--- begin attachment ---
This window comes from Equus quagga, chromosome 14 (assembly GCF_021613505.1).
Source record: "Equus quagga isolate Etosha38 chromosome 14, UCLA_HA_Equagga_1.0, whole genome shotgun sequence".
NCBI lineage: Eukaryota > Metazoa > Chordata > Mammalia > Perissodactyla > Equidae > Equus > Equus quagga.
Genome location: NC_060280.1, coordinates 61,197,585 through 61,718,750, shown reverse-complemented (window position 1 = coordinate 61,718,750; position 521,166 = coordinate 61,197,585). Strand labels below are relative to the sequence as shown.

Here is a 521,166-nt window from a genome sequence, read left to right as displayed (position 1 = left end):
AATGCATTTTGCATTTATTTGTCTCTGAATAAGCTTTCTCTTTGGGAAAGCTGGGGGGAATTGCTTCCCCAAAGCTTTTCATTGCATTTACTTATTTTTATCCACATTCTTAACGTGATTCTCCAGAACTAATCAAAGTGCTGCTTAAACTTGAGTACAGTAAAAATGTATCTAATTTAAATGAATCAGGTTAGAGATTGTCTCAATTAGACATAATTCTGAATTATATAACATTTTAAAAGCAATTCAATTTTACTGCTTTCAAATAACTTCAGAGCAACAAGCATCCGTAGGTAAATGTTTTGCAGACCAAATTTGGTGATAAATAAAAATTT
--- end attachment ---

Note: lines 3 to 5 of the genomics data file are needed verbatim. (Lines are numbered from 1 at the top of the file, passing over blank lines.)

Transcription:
NCBI lineage: Eukaryota > Metazoa > Chordata > Mammalia > Perissodactyla > Equidae > Equus > Equus quagga.
Genome location: NC_060280.1, coordinates 61,197,585 through 61,718,750, shown reverse-complemented (window position 1 = coordinate 61,718,750; position 521,166 = coordinate 61,197,585). Strand labels below are relative to the sequence as shown.

Here is a 521,166-nt window from a genome sequence, read left to right as displayed (position 1 = left end):